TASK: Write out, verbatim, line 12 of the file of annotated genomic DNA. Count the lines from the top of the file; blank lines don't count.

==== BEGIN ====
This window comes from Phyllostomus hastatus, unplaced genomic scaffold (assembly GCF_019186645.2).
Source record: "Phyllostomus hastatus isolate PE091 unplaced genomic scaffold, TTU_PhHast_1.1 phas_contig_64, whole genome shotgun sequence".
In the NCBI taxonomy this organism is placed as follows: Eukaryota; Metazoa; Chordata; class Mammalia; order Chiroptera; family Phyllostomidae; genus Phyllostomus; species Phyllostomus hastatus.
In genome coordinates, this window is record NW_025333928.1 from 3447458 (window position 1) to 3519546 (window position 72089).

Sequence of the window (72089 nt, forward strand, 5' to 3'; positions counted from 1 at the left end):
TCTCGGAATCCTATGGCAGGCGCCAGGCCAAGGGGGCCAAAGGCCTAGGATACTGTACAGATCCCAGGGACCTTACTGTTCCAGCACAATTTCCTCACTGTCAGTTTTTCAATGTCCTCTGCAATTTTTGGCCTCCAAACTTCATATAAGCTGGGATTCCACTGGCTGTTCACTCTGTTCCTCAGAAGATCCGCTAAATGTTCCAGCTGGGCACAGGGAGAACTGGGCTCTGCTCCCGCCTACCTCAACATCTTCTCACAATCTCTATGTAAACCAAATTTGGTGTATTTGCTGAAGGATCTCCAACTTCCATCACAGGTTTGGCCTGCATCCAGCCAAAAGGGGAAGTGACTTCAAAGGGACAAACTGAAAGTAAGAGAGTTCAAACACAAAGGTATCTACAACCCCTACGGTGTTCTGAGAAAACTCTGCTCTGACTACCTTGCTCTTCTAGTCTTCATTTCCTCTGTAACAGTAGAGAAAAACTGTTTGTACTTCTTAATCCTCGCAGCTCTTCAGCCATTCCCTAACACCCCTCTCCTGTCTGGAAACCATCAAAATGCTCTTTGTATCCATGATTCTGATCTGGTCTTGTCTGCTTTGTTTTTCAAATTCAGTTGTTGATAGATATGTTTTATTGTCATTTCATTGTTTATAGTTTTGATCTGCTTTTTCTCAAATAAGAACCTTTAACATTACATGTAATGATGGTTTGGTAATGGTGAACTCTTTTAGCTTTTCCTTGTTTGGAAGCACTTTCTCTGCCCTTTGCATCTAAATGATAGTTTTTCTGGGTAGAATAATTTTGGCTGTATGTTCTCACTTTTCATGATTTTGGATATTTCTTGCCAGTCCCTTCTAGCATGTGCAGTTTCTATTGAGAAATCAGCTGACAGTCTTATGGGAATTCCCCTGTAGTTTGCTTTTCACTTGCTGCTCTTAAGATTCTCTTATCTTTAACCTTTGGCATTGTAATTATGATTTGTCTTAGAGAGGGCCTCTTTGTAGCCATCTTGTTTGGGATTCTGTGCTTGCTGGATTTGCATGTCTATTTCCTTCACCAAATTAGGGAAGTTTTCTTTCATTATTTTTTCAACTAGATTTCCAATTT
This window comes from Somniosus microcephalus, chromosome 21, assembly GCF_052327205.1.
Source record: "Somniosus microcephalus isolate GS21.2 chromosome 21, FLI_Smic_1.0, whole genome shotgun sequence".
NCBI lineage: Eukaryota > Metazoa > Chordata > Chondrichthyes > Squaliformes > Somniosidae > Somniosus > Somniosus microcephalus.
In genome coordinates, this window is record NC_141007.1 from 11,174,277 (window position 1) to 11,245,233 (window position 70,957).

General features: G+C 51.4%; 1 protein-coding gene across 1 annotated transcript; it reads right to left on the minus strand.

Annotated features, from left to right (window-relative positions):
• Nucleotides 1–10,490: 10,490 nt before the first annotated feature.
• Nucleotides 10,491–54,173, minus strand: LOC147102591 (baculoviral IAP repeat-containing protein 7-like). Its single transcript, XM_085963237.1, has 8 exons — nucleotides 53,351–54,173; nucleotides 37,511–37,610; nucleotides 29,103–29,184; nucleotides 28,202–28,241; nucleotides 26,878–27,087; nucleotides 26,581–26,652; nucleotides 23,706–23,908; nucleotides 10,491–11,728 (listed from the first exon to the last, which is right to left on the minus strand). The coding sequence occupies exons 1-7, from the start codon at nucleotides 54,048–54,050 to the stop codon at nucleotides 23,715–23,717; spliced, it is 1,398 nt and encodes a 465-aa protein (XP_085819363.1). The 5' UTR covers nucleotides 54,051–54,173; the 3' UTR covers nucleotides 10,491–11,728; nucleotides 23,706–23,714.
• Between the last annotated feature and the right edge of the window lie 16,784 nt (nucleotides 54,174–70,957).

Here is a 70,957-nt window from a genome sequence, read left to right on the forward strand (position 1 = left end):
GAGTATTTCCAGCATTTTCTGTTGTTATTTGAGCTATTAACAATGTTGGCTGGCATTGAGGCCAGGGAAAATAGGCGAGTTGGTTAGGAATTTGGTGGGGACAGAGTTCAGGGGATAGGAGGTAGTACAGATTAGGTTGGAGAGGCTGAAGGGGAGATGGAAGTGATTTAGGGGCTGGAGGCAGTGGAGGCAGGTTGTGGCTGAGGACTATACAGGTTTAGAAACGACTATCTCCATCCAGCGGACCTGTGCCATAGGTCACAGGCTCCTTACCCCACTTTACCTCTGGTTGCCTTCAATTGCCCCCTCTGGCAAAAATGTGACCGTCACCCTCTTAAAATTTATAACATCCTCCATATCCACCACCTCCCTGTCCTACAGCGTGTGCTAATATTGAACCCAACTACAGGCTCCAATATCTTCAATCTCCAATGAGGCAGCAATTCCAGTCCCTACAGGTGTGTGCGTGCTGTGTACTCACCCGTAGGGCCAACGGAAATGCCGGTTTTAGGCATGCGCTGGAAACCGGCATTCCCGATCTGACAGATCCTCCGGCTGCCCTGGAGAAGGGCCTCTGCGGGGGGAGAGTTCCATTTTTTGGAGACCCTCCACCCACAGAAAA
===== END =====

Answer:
Annotated features, from left to right (window-relative positions):